Volume 3, Number 2 - Spring 2012


Tora Holmberg

Narrative, Affect, Love and Confusion

Kathy Rudy, Loving Animals. Toward a New Animal Advocacy. Minneapolis: University of Minnesota Press, 2011. 288 pp. $ 24.95 hc.
“What is love? Oh, baby, don’t hurt me, don’t hurt me, no more” (Haddaway, 1993)

Social science has recently witnessed what can be called an affective turn, particularly within cultural studies. Emotions, sensations, and affect become highlighted as objects of study as well as as research tools to help understand contemporary phenomena. Animal studies have witnessed a similar trend, and scholars such as Ralph Acampora, Josephine Donovan, Vinciane Despret, Eva Hayward, and Donna Haraway have sought to understand what affect and corporeality mean in terms of interspecies communication and the generation of more ethical relationships with other animals. Whether the answer to these questions read “symphysis,” “attention,” “anthropo-zoo-genesis,” “impression,” or “response-ability,” these authors and others carefully engage with both the philosophical and political implications of living with other animals. The book under review can be read in light of these recent concerns.

What role could affect play in animal advocacy? Could love towards, for example, pets contribute to a more ethical treatment of other animals? And, could this transformative power be the constituent of a broader social movement, based not on the reason of right or utility, but on emotional and spiritual connectedness across species? These are some crucial questions raised by ethicist, feminist/queer, and animal-studies scholar Kathy Rudy in her new book entitled Loving animals. The author is clearly frustrated by the fact that although endless numbers of animals are mistreated, even tortured, in the meat industry, pet business, and science labs, the opposition is mute. We are, at the beginning of the 21st century, witnessing a striking silence and acceptance of the malicious treatment of other animals. There are of course exceptions, and Rudy talks about three promising, yet in her opinion misguided, fractions. First, the animal rights movement is a courageous thorn in the side of capitalist animal use. Rudy acknowledges that all successful movements such as the gay and the women’s movements were based on cutting edge, as well as separatist, ideology. However, the animal rights movement, by remaining extremist in, for example, advocating veganism, has failed to found a broad acceptance and thus any true achievements. Similarly, the utilitarians who believe that reason will do the work, fail to recognize that the rationality that they advocate may just as easily lead to increased proximity in regards to animals (17). Third, the animal welfare advocates, driven by empathy for animals and often spending their lives helping individual animals in shelters or sanctuaries, fail to transform existing power relations, their work merely reforming or even worse, legitimating, human exceptionalism. Even animal studies get its share of criticism, when it is said to be too jargon ridden and distant from actual animals and real politics (21). These are all well rehearsed criticisms, but the fresh take on them is to introduce affect as a transformative force, and narrative as the means to make it happen. Rudy lets her own experiences, as well as interviews and encounters with others in various animal contexts, form narratives of and with other animals. These stories are used in order to argue for and against existing doxa within philosophy and animal studies. Thus, the book builds on animal ethics in the above respects (animal rights, utilitarianism, welfare), but adds a dimension to what Rudy considers the incomplete picture drawn by philosophy (xvi). In Rudy’s words,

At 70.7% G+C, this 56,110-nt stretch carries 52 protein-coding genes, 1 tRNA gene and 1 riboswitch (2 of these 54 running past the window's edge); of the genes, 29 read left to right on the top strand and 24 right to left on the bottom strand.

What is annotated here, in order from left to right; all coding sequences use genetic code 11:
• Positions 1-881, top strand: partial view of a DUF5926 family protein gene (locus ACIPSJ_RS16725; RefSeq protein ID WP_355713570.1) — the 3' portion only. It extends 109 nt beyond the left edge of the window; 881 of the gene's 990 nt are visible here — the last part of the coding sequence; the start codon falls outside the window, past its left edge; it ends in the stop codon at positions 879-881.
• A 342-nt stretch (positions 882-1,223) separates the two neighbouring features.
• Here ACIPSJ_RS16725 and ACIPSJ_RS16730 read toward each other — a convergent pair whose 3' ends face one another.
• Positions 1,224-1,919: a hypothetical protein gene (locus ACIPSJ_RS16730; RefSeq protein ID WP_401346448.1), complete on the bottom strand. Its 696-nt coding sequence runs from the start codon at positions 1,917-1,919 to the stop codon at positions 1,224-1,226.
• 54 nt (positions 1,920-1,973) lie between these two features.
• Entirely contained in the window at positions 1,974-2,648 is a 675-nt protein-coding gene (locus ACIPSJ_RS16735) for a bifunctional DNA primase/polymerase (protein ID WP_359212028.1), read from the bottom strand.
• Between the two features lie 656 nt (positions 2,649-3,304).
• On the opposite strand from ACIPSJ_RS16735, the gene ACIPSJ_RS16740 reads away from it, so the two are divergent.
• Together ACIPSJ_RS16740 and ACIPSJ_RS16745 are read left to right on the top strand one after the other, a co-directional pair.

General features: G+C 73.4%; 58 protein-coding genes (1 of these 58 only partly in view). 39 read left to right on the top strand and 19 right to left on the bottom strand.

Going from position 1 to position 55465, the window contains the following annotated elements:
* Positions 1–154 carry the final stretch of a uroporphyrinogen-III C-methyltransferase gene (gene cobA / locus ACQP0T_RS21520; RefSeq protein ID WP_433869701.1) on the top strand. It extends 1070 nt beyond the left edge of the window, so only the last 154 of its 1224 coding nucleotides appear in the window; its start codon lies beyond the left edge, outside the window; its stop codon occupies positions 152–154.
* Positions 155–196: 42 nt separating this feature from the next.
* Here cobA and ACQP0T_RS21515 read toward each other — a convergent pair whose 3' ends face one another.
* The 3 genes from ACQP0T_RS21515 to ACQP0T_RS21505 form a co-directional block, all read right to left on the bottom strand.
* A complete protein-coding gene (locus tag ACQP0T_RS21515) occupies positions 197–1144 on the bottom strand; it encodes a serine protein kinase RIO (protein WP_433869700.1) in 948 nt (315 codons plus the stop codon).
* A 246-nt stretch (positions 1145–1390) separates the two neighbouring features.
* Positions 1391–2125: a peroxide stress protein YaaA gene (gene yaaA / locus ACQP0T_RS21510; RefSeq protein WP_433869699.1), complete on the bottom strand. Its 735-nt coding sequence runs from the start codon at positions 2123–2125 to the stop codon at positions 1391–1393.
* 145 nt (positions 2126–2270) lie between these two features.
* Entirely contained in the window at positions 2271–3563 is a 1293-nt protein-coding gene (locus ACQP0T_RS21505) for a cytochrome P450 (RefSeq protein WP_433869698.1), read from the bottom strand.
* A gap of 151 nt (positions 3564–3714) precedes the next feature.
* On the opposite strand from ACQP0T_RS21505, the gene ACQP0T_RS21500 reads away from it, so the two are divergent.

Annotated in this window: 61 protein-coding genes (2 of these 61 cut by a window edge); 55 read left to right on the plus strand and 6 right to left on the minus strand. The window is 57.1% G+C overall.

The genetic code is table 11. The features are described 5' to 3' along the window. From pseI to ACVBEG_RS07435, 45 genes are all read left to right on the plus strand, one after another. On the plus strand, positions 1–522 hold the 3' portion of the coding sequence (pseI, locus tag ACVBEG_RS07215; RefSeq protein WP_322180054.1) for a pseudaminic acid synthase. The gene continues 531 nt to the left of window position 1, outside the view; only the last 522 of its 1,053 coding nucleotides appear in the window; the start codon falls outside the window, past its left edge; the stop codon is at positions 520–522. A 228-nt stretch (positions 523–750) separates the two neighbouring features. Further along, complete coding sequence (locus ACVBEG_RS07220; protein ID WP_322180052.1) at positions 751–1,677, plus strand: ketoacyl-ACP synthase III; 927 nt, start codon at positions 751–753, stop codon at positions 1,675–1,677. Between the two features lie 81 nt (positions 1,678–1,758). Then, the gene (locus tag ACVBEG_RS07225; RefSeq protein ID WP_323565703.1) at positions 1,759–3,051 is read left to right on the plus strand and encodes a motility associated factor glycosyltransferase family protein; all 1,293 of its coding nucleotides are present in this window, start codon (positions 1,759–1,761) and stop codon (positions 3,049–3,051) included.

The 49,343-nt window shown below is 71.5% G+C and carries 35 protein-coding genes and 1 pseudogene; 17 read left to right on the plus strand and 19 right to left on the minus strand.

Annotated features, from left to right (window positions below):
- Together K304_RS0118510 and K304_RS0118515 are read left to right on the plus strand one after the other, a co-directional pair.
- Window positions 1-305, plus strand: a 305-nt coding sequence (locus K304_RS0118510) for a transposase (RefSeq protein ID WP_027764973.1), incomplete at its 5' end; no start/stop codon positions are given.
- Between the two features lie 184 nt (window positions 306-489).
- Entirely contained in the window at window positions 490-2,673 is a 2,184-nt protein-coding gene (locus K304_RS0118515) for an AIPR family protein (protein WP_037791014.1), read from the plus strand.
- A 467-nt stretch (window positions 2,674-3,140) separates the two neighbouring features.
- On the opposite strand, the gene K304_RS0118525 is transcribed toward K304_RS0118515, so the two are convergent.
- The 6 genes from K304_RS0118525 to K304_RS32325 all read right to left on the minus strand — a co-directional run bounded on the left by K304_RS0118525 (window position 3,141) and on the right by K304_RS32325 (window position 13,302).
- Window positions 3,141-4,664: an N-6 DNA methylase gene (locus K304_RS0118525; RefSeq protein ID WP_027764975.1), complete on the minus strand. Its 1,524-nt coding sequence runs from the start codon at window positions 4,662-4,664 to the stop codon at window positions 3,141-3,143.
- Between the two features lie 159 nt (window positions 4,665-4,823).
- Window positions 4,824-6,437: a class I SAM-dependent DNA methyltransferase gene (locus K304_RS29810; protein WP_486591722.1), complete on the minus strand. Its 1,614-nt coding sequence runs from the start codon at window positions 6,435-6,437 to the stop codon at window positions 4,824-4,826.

Loving animals applies the concept of affect to the language of ethics, activism and advocacy. Throughout the book, I will suggest that because who we love is always a question of politics, the greatest resource we have in the struggle for animal advocacy is the deep connections many of us form with other animals. We need to value animals more because their radical otherness contextualizes our lives. (25)

One radical conclusion is that not only do we need to acknowledge love of animals in order to change their lives, but also to change our human ones. The book is divided into an introduction, six main chapters, and a concluding discussion. It draws on a rich amount of data, both secondary and the author’s own, and the argumentation is generally well reinforced, even though the prose is often unnecessarily wordy.

In chapter one, Rudy outlines what she considers the problems of animal advocacy as it stands today in the US, and sketches the foundation for the affective approach. As stated above, Rudy describes the pitfalls of various existing perspectives and the need for a joint take on animal politics. One could argue that Rudy could have been more careful in painting the picture. Activists are portrayed as too extreme, which rhetorically allows the author herself to appear as reasonable. The second chapter concerns pets, and Rudy’s own dogs — resident as well as foster ones — provide our guides to the world of animal rescue and advocacy. It is well known that there are more and more pets in Western households creating space for puppy mills and urban pet breeding, and increasing numbers of abandoned and unwanted pets. As a consequence, the shelter movement is thriving but the shelters are overpopulated. There are pure breed shelters for dogs (such as Beagles or Pitbulls), non-kill shelters, dog pounds, cat shelters, and so on. Millions of healthy cats and dogs are killed annually, just in the US. Rudy argues that a change in practice can start with the love of a dog, thus the fact that so many people actually interact with other animals on a daily basis can provide the fertile soil, a petri dish, for cultivating better understanding of the conditions of other animals like abandoned pets, meat animals, or captive wild ones. Rudy provides rich stories of her own dogs, and how they came into her family. Her most telling and moving story is about her own identity as a dog lover, as one who cannot be named. Is she queer since she chooses to live her life with non-human companions? “It’s not so much that I am no longer a lesbian, then, it’s that the binary of gay and straight no longer has anything to do with me. My preference today is canine” (41). But the personal narrative style threatens to obscure the XYZ.